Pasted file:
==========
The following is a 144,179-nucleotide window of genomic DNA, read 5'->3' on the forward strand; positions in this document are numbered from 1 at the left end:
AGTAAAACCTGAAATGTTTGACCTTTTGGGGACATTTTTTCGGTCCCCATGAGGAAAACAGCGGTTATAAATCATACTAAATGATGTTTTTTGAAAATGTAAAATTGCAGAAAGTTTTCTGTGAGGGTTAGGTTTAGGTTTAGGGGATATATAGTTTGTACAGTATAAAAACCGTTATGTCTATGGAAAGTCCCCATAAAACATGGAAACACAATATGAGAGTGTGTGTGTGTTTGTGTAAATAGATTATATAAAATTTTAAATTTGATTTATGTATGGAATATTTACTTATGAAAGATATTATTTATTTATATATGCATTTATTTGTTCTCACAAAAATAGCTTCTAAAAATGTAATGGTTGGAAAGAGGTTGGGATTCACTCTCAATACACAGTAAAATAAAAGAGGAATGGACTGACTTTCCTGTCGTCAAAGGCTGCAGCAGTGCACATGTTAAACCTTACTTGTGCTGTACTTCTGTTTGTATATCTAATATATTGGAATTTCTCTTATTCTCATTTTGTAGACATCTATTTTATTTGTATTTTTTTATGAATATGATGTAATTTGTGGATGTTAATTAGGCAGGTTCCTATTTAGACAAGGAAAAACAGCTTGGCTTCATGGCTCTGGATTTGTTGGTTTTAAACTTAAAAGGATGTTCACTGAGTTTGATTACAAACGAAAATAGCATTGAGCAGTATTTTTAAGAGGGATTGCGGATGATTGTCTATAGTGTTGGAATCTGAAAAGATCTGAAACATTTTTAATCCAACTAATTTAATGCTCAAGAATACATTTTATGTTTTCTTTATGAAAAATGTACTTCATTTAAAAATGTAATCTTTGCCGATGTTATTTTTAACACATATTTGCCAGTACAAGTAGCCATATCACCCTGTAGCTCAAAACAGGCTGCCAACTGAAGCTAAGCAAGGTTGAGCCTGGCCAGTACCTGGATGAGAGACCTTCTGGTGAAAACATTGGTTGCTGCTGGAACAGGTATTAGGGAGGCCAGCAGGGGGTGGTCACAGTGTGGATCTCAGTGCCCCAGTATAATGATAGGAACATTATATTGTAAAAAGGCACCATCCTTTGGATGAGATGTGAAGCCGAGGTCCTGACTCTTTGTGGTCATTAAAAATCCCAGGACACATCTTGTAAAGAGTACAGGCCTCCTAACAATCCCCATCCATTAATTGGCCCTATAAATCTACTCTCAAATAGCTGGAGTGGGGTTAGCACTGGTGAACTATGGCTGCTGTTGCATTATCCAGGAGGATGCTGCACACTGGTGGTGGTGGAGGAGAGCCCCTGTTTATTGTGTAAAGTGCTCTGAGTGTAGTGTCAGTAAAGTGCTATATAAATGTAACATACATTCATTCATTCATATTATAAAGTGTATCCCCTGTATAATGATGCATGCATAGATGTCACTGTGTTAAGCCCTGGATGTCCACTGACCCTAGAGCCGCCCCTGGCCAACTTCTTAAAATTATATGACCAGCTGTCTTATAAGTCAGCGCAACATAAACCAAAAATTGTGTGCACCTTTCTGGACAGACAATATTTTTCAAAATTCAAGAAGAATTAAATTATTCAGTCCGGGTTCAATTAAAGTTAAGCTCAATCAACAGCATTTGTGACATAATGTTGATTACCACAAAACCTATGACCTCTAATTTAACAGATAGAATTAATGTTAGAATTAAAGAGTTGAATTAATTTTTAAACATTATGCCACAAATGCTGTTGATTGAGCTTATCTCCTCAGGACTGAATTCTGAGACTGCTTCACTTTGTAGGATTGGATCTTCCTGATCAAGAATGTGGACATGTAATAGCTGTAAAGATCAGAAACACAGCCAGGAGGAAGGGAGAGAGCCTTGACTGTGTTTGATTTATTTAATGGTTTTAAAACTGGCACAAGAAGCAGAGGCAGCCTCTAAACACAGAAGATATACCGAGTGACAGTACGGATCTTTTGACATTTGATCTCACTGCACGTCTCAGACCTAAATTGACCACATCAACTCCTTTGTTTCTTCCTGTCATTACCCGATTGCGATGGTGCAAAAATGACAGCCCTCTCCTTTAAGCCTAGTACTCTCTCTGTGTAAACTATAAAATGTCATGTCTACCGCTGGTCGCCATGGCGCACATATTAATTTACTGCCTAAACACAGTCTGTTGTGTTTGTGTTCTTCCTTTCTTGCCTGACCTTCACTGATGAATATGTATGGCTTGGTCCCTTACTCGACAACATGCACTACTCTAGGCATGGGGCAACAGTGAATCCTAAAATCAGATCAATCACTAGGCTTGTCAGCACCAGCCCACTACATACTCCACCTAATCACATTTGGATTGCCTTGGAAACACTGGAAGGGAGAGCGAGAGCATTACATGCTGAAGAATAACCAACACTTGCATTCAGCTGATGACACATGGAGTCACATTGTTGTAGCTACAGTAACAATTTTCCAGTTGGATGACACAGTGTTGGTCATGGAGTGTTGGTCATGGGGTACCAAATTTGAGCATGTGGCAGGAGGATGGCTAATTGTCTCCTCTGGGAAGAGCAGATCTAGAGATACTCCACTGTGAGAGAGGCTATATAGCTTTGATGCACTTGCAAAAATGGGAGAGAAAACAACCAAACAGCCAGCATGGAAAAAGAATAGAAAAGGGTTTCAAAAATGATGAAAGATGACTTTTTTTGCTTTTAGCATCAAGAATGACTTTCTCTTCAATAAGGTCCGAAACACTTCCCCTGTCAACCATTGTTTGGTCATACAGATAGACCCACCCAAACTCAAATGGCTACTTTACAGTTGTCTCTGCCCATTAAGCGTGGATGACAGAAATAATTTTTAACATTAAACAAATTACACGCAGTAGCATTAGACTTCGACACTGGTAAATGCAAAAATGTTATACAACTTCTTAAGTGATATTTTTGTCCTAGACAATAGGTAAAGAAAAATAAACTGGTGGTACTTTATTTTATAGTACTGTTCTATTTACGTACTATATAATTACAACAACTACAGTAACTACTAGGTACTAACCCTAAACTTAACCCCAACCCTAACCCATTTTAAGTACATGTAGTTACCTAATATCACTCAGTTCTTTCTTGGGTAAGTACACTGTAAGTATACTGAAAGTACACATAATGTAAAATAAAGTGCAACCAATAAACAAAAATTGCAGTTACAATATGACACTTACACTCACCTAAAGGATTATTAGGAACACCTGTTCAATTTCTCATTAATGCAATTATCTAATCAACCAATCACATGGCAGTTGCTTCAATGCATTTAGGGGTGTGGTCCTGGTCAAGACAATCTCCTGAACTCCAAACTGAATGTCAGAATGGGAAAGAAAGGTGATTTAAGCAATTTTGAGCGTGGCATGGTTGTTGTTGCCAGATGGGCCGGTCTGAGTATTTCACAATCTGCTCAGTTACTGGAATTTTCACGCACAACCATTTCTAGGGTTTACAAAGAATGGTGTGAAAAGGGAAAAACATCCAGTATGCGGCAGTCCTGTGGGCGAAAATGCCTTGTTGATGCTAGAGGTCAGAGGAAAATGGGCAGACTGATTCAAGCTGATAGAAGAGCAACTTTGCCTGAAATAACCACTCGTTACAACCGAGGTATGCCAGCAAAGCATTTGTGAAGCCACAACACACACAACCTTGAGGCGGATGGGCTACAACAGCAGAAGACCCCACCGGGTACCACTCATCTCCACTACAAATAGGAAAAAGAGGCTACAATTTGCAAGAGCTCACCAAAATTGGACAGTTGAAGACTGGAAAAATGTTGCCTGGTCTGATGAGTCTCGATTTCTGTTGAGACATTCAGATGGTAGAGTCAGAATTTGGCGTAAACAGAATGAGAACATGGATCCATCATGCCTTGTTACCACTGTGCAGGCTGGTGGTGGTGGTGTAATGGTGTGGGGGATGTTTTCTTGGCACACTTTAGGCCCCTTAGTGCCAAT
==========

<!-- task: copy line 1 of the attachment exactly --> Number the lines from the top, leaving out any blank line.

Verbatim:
The following is a 144,179-nucleotide window of genomic DNA, read 5'->3' on the forward strand; positions in this document are numbered from 1 at the left end: